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Support from an old hand

Xinyi Liang-Pholsena

Expectations are high for Myanmar’s minister of hotels and tourism Ohn Maung, whose decades of practical experience as a hotelier and tour operator dates back to 1972 in his native Shan State. Xinyi Liang-Pholsena speaks to the veteran on how he intends to steer the fast-expanding tourism sector in the right direction


How did you get started in the tourism sector?
Tourists started visiting the Inle Lake area from 1972. As I grew up in missionary schools in Myanmar, I am quite fluent in speaking English so I became the local translator for the tourists. At that time, guests often overstayed on the lake and returned late for their transfers back to Taunggyi – the only place where tourists were supposed to spend the night – so they would ask me for a night’s stay. This led me to decide to open a small lodge for tourists who came back late from sightseeing.


On April 1, 1976, I opened Inle Inn in Nyaung Shwe, a small lodge with 14 rooms. In 1995, I helped the Pa O people build a hotel called Golden Island Cottages on the lake as tourism grew. Then, in 1996, Road to Mandalay started cruise operations on the Irrawaddy River between Bagan and Mandalay. I decided to build an upmarket hotel, Inle Princess Resort, which opened in 1998, to receive their clients visiting Inle Lake.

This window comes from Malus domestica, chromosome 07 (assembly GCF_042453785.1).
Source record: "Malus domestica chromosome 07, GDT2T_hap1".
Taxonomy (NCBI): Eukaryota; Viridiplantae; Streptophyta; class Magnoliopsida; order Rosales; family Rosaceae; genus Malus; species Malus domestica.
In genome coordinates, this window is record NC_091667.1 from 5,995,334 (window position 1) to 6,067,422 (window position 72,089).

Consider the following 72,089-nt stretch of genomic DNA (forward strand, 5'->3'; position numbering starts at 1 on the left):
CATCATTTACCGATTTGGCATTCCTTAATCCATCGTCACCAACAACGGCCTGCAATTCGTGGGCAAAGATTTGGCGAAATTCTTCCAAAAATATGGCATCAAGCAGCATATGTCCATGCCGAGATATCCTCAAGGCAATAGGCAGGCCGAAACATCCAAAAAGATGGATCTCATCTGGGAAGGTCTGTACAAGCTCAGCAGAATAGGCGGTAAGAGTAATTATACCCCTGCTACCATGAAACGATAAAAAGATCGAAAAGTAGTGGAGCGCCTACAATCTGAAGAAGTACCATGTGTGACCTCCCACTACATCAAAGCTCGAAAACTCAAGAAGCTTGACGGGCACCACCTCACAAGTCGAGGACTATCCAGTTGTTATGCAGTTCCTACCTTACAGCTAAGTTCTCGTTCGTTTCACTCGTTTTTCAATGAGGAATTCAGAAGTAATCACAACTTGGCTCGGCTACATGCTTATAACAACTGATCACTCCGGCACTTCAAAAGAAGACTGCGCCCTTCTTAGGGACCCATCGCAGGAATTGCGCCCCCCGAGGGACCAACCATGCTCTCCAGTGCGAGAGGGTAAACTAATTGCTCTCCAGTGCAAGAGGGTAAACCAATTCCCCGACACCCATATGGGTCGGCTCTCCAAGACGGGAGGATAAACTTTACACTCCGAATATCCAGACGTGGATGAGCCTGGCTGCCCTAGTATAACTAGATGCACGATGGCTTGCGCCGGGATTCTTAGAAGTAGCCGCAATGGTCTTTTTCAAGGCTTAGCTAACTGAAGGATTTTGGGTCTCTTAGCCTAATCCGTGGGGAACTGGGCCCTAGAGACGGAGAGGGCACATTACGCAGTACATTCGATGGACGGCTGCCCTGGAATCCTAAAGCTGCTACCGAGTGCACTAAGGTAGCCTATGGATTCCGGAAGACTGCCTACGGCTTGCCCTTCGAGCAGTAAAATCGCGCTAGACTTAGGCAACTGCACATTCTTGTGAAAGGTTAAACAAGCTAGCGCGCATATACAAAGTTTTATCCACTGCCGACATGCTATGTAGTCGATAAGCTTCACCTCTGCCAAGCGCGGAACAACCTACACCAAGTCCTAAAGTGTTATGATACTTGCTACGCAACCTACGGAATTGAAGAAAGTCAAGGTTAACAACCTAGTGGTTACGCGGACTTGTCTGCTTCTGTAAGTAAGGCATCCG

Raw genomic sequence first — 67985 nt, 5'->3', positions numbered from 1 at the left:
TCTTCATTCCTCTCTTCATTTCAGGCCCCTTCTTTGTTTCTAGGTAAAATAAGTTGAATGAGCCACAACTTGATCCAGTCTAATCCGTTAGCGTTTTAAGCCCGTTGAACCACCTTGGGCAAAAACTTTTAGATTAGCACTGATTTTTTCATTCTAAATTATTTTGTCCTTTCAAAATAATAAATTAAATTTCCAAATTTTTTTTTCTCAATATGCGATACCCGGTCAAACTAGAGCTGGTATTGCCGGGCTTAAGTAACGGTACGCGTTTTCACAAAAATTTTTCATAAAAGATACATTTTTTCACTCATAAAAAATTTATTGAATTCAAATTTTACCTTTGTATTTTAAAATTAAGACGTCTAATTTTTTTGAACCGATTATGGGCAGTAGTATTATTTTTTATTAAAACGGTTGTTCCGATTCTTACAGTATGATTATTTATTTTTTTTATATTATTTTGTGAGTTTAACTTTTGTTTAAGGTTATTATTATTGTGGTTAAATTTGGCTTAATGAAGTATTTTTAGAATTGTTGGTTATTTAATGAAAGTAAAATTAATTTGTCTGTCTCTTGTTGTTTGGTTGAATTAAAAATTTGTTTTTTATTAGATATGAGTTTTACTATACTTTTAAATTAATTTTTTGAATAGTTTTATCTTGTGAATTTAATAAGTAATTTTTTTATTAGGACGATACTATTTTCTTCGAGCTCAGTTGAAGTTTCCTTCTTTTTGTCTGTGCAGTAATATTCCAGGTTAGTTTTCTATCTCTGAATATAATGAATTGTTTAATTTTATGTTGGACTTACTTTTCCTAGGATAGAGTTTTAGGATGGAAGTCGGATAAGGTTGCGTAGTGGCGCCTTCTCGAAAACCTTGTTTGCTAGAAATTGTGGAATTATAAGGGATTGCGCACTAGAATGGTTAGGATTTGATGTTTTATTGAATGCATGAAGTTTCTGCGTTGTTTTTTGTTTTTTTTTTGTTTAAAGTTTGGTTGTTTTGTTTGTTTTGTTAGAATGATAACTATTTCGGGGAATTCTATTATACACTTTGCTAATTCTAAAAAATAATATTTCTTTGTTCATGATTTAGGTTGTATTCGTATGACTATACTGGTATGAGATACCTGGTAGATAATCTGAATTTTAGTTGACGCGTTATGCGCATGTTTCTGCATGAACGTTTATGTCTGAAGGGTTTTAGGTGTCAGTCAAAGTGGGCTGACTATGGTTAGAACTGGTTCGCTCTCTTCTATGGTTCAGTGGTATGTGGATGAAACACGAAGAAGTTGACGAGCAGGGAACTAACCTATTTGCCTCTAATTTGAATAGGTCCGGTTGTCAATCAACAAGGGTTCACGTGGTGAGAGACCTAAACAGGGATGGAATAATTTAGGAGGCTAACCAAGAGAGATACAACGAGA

Since taking on this minister role, what initiatives have you spearheaded?
I’m currently developing more destinations, people-to-people contacts by establishing community-based tourism (CBT) with the help of NGOs and INGOs, as well as DMCs, who have been my friends since I started my career as a hotelier to promote the tourism industry by creating CBT villages as new destinations. So far, we have launched nine CBT projects and another five are on the way. A newly opened CBT project is Sor Lor Village in Chin State.


For ecotourism, Chin State is a more promising destination because of its pristine nature and rich indigenous culture. The islands of Mergui Archipelago will be developed as new destinations to attract investment for eco and marine tourism.


For all these destinations, we need to improve infrastructure development such as new hotels, road access, extension of runways of the existing airports, etc.


What is most important is to improve tourism services through capacity building such as hospitality management, and tour guide and travel agent training according to the ASEAN standards. In these destinations, there are already 20 information counters set up and six new counters will be added this year.


Are you happy with the progress so far?
Yes, I am very happy with the progress so far as my team from the Ministry of Hotels and Tourism, and the private sector have worked hand in hand to promote our country. An example is our cooperation with the private sector for ITB Berlin and other international trade shows.